Many commentators this fortnight have stated on numerous occasions the vast difference between the attitudes of the overpaid and sometimes aggressive footballers in their pursuit to finish top and those of the Olympians. The emphasis is entirely different, and there is no way that you can say the Olympic athletes are not competitive – both at team and individual events.

As we said in our previous blog, to be a truly brilliant athlete you need to employ all of the intelligences and not just physical intelligence.

Competition can be healthy, especially when it involves groups of people working together intelligently, empathising, caring, considering one another as well as their individual ambition. There is a misconception that all left-leaning local authorities have a natural inclination to avoid competition and competitive games. This is not true.

The problem is not competition or lack of competition. It is the development of attitudes and values associated with competitiveness that has sometimes been mismanaged. It is about perspective and guess what – values; shared and individual.

We could be in danger, with the success of the Olympic Games, of being too reactive and of pouring money into sports without considering what actually enables positive competition in the future. Good quality sport in schools needs as much careful management as any other subject. It requires money and expertise, of course. But it also requires a very clear commitment to a multi-intelligent approach to learning. Competing with yourself can be positive. Competition between teams has real benefits, as long as the attitude is right.

Each political party can throw lumps of school playing field turf at one another to exemplify our blame culture over who is responsible for the demise of school sports but what they must all consider is what actually makes a great athlete, and a great human being. We would certainly love to see more success and build upon what has been a fantastic experience of these Olympic Games but we need this to be done intelligently.

We also need to consider the needs of the many as well as those of the elite few, and nurture the abilities of all if we are going to have a true legacy of brilliant sporting activity in our schools.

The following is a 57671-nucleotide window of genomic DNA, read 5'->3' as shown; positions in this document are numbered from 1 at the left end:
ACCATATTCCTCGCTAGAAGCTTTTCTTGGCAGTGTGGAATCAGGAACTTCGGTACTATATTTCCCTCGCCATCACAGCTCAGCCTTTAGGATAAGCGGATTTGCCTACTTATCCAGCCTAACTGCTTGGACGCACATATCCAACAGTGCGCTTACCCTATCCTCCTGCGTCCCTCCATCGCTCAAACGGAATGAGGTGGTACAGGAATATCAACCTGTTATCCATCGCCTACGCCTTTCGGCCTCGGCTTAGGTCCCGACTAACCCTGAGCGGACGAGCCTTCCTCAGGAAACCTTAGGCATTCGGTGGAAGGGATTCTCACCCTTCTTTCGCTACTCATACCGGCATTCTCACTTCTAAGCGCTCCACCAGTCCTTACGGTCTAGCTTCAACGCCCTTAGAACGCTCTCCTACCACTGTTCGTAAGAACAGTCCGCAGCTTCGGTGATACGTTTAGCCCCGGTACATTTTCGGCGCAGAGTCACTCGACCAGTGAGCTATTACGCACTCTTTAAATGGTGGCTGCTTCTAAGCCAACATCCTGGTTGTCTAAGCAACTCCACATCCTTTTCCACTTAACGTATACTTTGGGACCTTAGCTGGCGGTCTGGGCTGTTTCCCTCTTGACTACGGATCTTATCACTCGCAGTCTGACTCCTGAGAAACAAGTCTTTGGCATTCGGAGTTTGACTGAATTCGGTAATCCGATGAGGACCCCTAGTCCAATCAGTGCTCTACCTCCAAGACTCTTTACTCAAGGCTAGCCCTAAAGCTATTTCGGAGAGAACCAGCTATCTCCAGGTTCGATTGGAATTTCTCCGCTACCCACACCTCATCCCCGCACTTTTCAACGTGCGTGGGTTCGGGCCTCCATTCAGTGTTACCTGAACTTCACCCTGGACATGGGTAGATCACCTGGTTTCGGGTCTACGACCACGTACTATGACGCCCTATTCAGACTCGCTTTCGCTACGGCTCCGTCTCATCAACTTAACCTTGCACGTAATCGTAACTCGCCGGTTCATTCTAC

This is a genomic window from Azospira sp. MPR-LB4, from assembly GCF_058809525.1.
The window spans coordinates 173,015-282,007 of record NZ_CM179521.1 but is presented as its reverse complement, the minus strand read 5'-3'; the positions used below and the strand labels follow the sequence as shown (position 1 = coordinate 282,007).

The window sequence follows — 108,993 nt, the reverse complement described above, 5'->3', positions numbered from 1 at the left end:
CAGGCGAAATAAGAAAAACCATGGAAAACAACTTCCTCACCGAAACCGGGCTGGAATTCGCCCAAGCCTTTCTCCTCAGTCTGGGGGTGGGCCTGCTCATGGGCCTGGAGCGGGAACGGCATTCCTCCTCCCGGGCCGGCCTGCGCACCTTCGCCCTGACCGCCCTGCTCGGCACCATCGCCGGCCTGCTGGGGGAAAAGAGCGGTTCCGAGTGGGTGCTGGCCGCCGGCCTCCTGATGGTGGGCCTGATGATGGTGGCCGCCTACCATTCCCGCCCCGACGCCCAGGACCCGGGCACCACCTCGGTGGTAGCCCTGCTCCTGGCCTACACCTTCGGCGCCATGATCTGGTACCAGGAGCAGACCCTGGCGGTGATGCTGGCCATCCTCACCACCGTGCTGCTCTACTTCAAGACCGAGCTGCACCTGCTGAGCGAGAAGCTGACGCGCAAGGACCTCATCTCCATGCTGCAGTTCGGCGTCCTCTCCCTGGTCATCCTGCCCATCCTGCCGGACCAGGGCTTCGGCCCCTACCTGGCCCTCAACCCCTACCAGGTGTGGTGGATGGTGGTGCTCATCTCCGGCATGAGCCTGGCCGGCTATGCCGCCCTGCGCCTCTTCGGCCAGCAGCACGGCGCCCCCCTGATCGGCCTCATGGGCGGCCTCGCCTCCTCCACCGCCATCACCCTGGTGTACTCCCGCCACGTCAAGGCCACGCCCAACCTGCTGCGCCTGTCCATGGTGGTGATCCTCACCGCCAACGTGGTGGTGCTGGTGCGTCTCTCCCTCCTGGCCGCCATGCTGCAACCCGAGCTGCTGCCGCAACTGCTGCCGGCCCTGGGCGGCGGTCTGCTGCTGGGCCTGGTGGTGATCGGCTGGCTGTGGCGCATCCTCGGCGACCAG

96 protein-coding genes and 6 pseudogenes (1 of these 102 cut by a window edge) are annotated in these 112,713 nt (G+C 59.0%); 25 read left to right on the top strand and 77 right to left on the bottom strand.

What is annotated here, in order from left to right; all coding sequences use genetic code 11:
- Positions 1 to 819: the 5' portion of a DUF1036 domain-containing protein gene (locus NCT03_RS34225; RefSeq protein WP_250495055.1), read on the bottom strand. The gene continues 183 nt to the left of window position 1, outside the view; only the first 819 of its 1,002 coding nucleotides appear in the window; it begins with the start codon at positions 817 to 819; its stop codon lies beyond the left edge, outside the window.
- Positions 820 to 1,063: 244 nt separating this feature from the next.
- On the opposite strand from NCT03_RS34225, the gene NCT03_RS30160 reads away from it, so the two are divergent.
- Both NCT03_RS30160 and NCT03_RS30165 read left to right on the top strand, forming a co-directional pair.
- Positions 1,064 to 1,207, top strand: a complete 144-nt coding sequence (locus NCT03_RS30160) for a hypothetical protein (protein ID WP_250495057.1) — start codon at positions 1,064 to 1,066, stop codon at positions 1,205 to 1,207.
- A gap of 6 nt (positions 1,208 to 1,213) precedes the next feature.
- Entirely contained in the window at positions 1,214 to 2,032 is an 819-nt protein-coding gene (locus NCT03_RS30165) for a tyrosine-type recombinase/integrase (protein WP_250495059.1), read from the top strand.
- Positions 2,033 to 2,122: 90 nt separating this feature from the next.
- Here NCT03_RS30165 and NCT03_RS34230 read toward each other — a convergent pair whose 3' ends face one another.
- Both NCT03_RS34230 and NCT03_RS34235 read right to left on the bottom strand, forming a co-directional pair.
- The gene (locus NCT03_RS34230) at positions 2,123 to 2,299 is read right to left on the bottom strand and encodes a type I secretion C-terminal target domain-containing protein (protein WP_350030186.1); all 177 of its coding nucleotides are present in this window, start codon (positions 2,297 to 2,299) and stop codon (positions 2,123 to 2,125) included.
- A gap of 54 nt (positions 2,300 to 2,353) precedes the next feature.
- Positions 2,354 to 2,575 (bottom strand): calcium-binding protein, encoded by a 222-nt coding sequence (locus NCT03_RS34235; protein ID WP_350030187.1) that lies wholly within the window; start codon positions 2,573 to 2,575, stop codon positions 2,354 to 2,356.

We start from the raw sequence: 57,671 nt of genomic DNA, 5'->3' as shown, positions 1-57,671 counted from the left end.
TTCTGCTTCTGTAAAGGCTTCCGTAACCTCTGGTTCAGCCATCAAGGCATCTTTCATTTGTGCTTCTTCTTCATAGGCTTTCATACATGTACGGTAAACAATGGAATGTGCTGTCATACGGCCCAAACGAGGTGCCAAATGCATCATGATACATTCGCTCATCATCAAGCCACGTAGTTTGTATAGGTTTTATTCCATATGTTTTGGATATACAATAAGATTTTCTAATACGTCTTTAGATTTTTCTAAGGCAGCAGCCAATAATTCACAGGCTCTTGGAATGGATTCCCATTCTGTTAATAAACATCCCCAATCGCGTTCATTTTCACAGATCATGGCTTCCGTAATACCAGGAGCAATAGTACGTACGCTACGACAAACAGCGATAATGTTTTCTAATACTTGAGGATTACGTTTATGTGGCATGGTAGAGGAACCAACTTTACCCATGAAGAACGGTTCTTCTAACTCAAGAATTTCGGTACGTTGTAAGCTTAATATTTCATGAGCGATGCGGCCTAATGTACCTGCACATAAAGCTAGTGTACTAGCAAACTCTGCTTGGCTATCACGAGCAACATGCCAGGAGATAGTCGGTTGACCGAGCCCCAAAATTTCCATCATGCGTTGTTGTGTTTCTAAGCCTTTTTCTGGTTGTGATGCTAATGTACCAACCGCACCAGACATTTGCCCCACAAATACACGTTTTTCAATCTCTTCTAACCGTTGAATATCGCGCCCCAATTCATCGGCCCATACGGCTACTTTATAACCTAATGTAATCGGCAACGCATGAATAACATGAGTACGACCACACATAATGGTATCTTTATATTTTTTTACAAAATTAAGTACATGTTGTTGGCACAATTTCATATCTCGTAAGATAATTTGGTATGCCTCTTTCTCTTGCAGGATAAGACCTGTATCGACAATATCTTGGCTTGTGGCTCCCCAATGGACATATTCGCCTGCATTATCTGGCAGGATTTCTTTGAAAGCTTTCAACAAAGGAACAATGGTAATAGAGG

Guardian letters::

Creating a level playing field for school sports

About 3D Eye

Gary Foskett and Clare Blackhall are educationalists, writers and consultants. We work with schools and other organisations who share our vision of how schools, businesses, etc should work in the 21st Century. We also run courses and contribute to conferences - speaking about our three dimensional model of intelligences and how schools, colleges and universities can develop the full potential of all their staff and students. We also offer consultancy for businesses and public sector organisations to support staff training and organisational change and development. For more detailed information read our blog at or see our website at
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3 Responses to School Sports for the Future

  1. Corinne says:

    I’m appalled that David Cameron is suggesting teachers in the UK begin volunteering their time for this. Its insulting. If the UK government want a comprehensive sports program, then they need to take responsibility and fund it, rather than suggesting teachers to work for FREE so that they can implement their policies. Grrr – it makes me angry!


    • 3D Eye says:

      It’s priceless isn’t it? But so too is our former PM talking about how important PE is for social skills, personal development and health. What a pity he didn’t think about that when all his didactic targets put sport, creativity and arts on the back burner. Politicians have absolutely no idea of the demands of a teacher’s job. It’s incomparable to anything else & they still seem to be deluded into thinking it’s a 9-3:30 job!